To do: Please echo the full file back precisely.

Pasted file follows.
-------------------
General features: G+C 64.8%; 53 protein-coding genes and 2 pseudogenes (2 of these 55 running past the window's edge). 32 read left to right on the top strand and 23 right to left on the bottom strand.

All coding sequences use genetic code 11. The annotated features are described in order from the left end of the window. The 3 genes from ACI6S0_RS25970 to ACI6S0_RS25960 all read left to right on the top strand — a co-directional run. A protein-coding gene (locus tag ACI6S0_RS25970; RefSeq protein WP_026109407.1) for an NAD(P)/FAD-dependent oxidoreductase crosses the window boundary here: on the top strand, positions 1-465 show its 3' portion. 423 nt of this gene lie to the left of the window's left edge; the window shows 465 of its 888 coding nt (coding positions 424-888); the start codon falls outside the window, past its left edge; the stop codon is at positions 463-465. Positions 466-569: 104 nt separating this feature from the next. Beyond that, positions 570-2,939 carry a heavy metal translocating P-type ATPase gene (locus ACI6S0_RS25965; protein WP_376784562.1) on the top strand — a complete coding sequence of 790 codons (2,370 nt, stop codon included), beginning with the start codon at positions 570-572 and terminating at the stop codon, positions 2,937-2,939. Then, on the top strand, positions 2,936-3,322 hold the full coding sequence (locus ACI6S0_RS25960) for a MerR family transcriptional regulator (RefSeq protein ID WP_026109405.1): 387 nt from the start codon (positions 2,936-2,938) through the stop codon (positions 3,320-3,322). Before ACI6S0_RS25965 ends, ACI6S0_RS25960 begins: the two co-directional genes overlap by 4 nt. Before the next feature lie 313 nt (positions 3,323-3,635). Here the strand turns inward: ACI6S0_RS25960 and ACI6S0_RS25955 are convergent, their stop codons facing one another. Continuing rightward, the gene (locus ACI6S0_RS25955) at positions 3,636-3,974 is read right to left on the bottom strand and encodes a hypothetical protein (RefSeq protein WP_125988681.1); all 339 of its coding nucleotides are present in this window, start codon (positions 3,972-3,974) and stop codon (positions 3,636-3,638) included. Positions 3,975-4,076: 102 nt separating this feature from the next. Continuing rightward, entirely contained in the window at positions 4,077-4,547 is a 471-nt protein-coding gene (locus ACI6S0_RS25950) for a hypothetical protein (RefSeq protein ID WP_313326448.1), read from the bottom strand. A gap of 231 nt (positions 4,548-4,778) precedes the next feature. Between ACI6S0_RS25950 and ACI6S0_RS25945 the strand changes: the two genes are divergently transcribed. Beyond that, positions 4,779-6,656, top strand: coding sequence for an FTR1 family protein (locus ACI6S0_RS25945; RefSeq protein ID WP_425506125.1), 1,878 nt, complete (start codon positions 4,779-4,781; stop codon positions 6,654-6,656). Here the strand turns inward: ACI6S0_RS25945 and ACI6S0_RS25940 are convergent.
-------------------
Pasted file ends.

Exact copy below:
General features: G+C 64.8%; 53 protein-coding genes and 2 pseudogenes (2 of these 55 running past the window's edge). 32 read left to right on the top strand and 23 right to left on the bottom strand.

All coding sequences use genetic code 11. The annotated features are described in order from the left end of the window. The 3 genes from ACI6S0_RS25970 to ACI6S0_RS25960 all read left to right on the top strand — a co-directional run. A protein-coding gene (locus tag ACI6S0_RS25970; RefSeq protein WP_026109407.1) for an NAD(P)/FAD-dependent oxidoreductase crosses the window boundary here: on the top strand, positions 1-465 show its 3' portion. 423 nt of this gene lie to the left of the window's left edge; the window shows 465 of its 888 coding nt (coding positions 424-888); the start codon falls outside the window, past its left edge; the stop codon is at positions 463-465. Positions 466-569: 104 nt separating this feature from the next. Beyond that, positions 570-2,939 carry a heavy metal translocating P-type ATPase gene (locus ACI6S0_RS25965; protein WP_376784562.1) on the top strand — a complete coding sequence of 790 codons (2,370 nt, stop codon included), beginning with the start codon at positions 570-572 and terminating at the stop codon, positions 2,937-2,939. Then, on the top strand, positions 2,936-3,322 hold the full coding sequence (locus ACI6S0_RS25960) for a MerR family transcriptional regulator (RefSeq protein ID WP_026109405.1): 387 nt from the start codon (positions 2,936-2,938) through the stop codon (positions 3,320-3,322). Before ACI6S0_RS25965 ends, ACI6S0_RS25960 begins: the two co-directional genes overlap by 4 nt. Before the next feature lie 313 nt (positions 3,323-3,635). Here the strand turns inward: ACI6S0_RS25960 and ACI6S0_RS25955 are convergent, their stop codons facing one another. Continuing rightward, the gene (locus ACI6S0_RS25955) at positions 3,636-3,974 is read right to left on the bottom strand and encodes a hypothetical protein (RefSeq protein WP_125988681.1); all 339 of its coding nucleotides are present in this window, start codon (positions 3,972-3,974) and stop codon (positions 3,636-3,638) included. Positions 3,975-4,076: 102 nt separating this feature from the next. Continuing rightward, entirely contained in the window at positions 4,077-4,547 is a 471-nt protein-coding gene (locus ACI6S0_RS25950) for a hypothetical protein (RefSeq protein ID WP_313326448.1), read from the bottom strand. A gap of 231 nt (positions 4,548-4,778) precedes the next feature. Between ACI6S0_RS25950 and ACI6S0_RS25945 the strand changes: the two genes are divergently transcribed. Beyond that, positions 4,779-6,656, top strand: coding sequence for an FTR1 family protein (locus ACI6S0_RS25945; RefSeq protein ID WP_425506125.1), 1,878 nt, complete (start codon positions 4,779-4,781; stop codon positions 6,654-6,656). Here the strand turns inward: ACI6S0_RS25945 and ACI6S0_RS25940 are convergent.